Nursing curriculum: Changing students' knowledge and biases towards older adults

Yvonne Diana Parchment, Florida International University

Abstract

Caring for the older adult is a topic debated and discussed at all levels of today's society. Nurses are expected to educate patients and family members about their medications and care following hospitalization or contact with the health care system. The majority of these patients are elderly. The purpose of the study was to determine if a course on aging would affect the knowledge and biases of nursing students in a Baccalaureate nursing program at a Southeast Florida University. Nursing students (N = 52) were surveyed at the beginning of the semester using Palmore's Facts on Aging Quiz that is structured to determine the knowledge and biases of individuals towards the older adult. Students were surveyed before and after the nursing course that had a didactic and clinical component in the hospital setting. Analysis of the data by Chi square and repeated measure ANOVA supported the hypothesis that a course segment on aging would affect the knowledge level of the nursing students and result in changes of their biases toward the older adult. ^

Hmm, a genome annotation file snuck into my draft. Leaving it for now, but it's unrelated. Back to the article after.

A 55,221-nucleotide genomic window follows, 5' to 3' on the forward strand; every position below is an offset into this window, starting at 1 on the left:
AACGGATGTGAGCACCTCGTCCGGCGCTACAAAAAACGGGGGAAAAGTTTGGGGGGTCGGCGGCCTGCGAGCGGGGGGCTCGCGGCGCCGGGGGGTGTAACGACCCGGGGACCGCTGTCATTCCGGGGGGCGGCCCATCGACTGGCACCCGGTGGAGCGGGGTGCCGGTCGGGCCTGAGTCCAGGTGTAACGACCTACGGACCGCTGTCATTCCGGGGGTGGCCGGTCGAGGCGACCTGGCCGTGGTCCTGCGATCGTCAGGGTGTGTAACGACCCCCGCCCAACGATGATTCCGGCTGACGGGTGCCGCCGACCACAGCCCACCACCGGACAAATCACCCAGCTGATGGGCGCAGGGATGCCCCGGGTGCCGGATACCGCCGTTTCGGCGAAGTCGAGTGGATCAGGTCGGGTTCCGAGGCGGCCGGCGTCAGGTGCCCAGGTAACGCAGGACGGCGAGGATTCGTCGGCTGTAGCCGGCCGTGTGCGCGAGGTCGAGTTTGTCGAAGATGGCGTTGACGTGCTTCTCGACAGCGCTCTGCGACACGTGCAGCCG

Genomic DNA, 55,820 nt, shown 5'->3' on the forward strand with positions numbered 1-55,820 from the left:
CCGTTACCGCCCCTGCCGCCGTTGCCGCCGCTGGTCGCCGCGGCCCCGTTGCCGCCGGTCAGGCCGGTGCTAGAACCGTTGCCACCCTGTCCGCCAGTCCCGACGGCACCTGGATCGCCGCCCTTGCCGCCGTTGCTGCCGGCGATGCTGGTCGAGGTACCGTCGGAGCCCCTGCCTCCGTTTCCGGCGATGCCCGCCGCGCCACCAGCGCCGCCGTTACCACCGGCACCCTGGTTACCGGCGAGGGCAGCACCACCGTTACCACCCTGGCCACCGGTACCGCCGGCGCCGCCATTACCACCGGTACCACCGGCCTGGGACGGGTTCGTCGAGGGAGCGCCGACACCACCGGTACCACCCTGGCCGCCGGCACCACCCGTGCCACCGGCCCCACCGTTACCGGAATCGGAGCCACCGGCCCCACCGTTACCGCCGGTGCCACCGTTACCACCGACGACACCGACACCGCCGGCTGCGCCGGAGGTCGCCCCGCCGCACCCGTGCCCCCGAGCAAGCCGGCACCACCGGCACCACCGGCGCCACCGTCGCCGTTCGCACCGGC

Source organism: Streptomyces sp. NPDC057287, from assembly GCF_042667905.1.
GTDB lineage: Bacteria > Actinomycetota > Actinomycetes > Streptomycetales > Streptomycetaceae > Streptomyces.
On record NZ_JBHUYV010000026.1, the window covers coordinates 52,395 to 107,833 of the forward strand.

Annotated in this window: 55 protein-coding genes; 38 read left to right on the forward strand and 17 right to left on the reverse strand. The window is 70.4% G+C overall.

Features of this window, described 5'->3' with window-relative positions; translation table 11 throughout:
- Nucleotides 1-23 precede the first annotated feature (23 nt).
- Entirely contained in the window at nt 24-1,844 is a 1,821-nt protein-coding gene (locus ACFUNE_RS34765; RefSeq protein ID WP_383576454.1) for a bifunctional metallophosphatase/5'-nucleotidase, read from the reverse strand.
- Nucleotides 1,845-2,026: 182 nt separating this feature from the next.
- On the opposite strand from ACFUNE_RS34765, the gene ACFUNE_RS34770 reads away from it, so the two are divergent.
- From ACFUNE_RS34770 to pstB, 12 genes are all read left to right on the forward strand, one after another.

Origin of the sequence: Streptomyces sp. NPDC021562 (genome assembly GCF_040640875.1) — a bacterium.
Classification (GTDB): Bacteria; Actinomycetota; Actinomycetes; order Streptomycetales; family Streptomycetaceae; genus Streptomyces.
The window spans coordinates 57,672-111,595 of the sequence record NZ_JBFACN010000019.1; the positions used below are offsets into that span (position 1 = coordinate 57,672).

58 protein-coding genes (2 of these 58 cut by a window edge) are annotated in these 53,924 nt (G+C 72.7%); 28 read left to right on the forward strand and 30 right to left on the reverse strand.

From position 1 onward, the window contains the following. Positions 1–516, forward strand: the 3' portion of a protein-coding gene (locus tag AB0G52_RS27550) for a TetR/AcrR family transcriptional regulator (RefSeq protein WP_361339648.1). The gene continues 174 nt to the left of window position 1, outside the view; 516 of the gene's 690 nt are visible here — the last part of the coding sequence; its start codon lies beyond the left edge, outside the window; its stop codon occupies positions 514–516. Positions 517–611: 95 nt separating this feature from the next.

Subject Area

Health Sciences, Education|Gerontology|Health Sciences, Nursing|Education, Curriculum and Instruction

Recommended Citation

Yvonne Diana Parchment, "Nursing curriculum: Changing students' knowledge and biases towards older adults" (January 1, 2002). ProQuest ETD Collection for FIU. Paper AAI3057596.
http://digitalcommons.fiu.edu/dissertations/AAI3057596

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